Tuesday, January 27, 2015

Merger celebrates 'One in Christ'

By Kimberly Marselas of LNP News

LNP News / photo by Jeff Ruppenthal

Pastor Jeffrey Rill (left) and pastor Alix Sable will be sharing the pulpit at Lancaster (Pa.) Church of the Brethren, following the congregation's merger with Maranatha Fellowship.
After meeting separately within Lancaster (Pa.) Church of the Brethren for nearly 12 years, Maranatha Fellowship was officially assimilated into the congregation on Sunday, Jan. 18. Members of the multicultural group reaffirmed their faith during a 10:15 a.m. program that brought together several different worship services to celebrate being "One in Christ."

Maranatha's largely Spanish speaking members began meeting as a home based prayer group in 2002. The following year, they started holding more formal Sunday services at the Church of the Brethren and have since grown to 31 active members.

"It has been our dream to reach out to people of every race, every ethnicity, every language," says Alix Sable, a West Hempfield Township resident and Reading High School teacher who will now become an associate pastor at the Church of the Brethren. "It was our dream for all of us to be together."

The move comes as the Church of the Brethren's denominational governing body encourages its local churches to embrace more minorities and non English speakers. In 2007, a query before the Church of the Brethren Annual Conference resolved that the church should aim to be multi ethnic, based on Revelation 7:9's reference to a "great multitude...from every nation, tribe, people, and language, standing before the throne."

"There is a clearer call now," says senior pastor Jeffrey Rill. "We should focus on our unity, not on our differences."

Rill said the church's policy of inclusion actually dates to 1835, when attendees at an annual meeting were instructed to "make no difference on account of color." Lancaster Church of the Brethren has recognized the county's growing multicultural influence by joining with Maranatha and providing space for a Sudanese Dinka worship.

Many church members are excited at the prospect of new energy--and higher membership numbers--that could come with more bilingual members.

"Maranatha brings a sense of enthusiasm about their faith, more of a heartfelt, verbalized faith," says Allen Hansell, who chaired the church board when a vote was taken to offer membership. "Being part of an exciting congregation adds to the beauty of life."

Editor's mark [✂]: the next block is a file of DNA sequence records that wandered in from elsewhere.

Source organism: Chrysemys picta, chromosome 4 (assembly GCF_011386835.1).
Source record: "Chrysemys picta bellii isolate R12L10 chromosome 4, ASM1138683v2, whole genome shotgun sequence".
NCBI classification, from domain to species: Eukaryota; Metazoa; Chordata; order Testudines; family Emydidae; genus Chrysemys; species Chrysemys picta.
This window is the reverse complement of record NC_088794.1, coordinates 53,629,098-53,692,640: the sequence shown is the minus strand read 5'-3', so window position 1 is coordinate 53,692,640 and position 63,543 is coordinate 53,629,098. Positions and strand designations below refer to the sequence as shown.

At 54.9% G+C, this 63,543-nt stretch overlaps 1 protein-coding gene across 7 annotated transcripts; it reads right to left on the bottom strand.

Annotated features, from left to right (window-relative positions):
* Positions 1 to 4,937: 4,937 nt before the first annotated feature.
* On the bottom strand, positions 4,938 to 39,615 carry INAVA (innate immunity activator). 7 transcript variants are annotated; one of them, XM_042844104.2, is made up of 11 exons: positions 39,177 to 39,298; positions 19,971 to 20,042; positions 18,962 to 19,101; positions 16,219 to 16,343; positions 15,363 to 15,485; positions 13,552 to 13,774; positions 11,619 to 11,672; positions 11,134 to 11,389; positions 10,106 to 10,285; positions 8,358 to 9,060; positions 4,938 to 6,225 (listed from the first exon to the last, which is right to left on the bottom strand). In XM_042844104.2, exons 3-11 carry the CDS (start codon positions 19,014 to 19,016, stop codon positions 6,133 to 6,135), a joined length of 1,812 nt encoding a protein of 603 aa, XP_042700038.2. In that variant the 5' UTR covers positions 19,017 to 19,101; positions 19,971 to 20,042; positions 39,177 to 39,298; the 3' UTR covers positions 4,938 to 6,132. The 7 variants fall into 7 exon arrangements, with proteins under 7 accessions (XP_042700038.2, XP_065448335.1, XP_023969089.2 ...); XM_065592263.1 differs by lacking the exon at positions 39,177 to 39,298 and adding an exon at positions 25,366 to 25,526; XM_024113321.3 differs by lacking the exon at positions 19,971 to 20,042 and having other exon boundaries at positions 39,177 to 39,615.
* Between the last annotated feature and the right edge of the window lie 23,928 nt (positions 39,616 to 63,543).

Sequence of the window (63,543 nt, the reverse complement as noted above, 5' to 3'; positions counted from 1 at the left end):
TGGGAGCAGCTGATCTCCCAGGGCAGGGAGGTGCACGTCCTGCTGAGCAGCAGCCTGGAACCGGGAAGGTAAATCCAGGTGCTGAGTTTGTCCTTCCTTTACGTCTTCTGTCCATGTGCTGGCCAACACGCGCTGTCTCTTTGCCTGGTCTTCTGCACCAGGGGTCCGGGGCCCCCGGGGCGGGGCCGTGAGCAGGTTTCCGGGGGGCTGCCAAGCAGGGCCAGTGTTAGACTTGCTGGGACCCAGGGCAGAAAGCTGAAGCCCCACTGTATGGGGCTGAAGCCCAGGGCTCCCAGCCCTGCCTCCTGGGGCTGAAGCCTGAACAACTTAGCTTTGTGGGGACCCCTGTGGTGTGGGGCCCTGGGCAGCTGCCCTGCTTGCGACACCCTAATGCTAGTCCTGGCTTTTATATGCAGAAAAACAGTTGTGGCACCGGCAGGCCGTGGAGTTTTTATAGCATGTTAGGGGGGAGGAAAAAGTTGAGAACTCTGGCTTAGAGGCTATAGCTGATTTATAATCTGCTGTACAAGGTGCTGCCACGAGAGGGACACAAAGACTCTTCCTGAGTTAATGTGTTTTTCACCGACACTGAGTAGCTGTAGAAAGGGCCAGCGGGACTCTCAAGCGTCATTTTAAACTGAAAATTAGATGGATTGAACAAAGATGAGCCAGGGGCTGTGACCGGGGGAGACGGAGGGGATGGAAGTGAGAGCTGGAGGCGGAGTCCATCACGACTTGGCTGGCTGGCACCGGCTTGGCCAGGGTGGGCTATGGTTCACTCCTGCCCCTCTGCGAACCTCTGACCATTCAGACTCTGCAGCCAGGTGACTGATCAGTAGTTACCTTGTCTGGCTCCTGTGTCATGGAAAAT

After the assimilation, Sable will serve on the church board and help make financial and mission related decisions. Maranatha has had an active giving program over the years, with its own treasury, events, and mission trips to provide evangelism and community building in Honduras and the Dominican Republic.

Sable and his wife, Arelis, launched Maranatha when their son was serving in Iraq to connect with other soldiers' families. Their willingness to reach across cultural divides also attracted Monroe Good. An ordained minister who helped establish Alpha and Omega Church of the Brethren, Good had spent 20 years as a missionary in Nigeria.

Chiropractor Calvin Wenger was treating a Maranatha member when he suggested the group consider meeting at Lancaster Church of the Brethren, where he served as moderator and remains pastor of caregiving.

Good says past interactions have been well received but sporadic. Joining the two groups will allow members to recognize each other's values, struggles, and contributions.

"We are doing this by intention," says Good. "We want to reach out to everybody more than ever."

Hansell and Rill acknowledge some churchgoers expressed skepticism about the assimilation, fearing services would be lengthened by multi language readings or costs inflated by translation of weekly materials. The church will continue to hold five separate worship services each Sunday morning, including a 10:15 service in Spanish.

Sable, however, says most Maranatha members are bilingual, with many of them having done door to door evangelical outreach in Lancaster County. The church also offered 13 week courses in Spanish and English last fall to help usher in change.

Rill said previous joint programs, such as a December send off for church missionaries, have been well received. In some ways, the church's youth have led the way. Maranatha did not have its own children's program, so young Bible study participants attended class with their Brethren peers.

Now, all members will have more opportunities to "deeply know people of different cultural backgrounds" and examine any "racism and racial stereotypes...despite our good intentions"--two dictates of that 2007 Annual Conference.

-- Kimberly Marselas is an LNP News correspondent. Newsline received permission to reprint this article from Lancaster Online, the website of LNP News. This article appears courtesy of Kimberly Marselas, LNP, Lancaster, Pa.

Source: 01/27/2015 Newsline

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